Gibson estimated that it would probably be several months before anything will get on the agenda.

I don’t think the Board gets it.  I don’t think they were listening. It was like they had their own private agenda they were carrying out independent of what was taking place at the meeting.   Calling on the Water Resources and the Planning Dept was a totally inappropriate response to, ‘will you join us in adopting a countywide ban on fracking?’

I don’t think they got the message that we are TELLING  them we do not want fracking in this county.  And what we were asking from them was a vote to assure us that they  share our vision of a safe, healthy, happy, livable and prosperous future.

Or, maybe they did hear us.  Maybe they did know exactly what we were saying  and they did respond. They responded with a lie. They told us we cannot speak.  They told us they do not want to hear what we want. They told us they do not care.  And how ironic is that?  That is exactly the same message the oil industry has been sending to every community across this land.  We can lie and we don’t care.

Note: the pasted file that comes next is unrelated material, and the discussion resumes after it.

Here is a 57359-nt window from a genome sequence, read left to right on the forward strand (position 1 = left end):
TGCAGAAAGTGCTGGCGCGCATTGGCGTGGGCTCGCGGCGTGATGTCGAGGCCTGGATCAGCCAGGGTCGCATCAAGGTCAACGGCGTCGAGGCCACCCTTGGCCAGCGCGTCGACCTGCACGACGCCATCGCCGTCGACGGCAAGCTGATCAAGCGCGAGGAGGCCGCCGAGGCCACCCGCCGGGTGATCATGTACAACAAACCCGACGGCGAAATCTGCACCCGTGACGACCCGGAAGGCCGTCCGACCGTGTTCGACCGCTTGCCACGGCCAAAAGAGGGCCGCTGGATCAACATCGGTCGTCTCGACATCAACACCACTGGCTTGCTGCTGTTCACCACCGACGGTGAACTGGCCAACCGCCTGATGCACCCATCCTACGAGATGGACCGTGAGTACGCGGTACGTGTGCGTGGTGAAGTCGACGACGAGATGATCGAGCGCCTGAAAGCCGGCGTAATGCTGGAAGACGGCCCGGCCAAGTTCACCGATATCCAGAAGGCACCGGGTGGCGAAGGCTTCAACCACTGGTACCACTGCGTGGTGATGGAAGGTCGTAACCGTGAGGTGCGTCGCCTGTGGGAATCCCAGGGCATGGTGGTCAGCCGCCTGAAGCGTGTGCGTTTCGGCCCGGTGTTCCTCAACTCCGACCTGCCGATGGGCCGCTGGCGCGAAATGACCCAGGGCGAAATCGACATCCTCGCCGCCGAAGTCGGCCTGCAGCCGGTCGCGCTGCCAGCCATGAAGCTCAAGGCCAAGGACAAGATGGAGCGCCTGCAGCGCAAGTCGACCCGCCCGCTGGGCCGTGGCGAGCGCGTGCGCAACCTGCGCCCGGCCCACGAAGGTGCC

I want to thank the Board.  Now, we get it. We get that you don’t care and you can’t be trusted.  And now it is our turn to respond in kind.  We do care. A lot.  And we will make lying, cheating and the stealing  of our natural resources and quality of life a crime in this county.  We will not be silenced. We will prevail.



BOS meeting 05-20-14



Letter from San Luis Obispo City Council to Board of Supervisors Calling for a Countywide Ban on Fracking

SLO City Council calls on Board of Supervisors to Ban Fracking.

SLO City Council calls on Board of Supervisors to Ban Fracking.

We want to thank the entire Council for their openness and willingness to hear our concerns about Hydraulic Fracturing and most importantly, expressing those concerns on our behalf  in a letter to our County Board of Supervisors.  Thank you.

Carlyn Christianson, Council Member, did also express that she has  been studying the impact of Hydraulic Fracturing on communities for some time and could answer questions about how important a countrywide ban is to protecting and safeguarding  the environmental well being of cities and municipalities within a county.

You could contact Carlyn for comment:

Carlyn Christianson Council Member
(805) 550-9320

Click Here  To Go to petitions.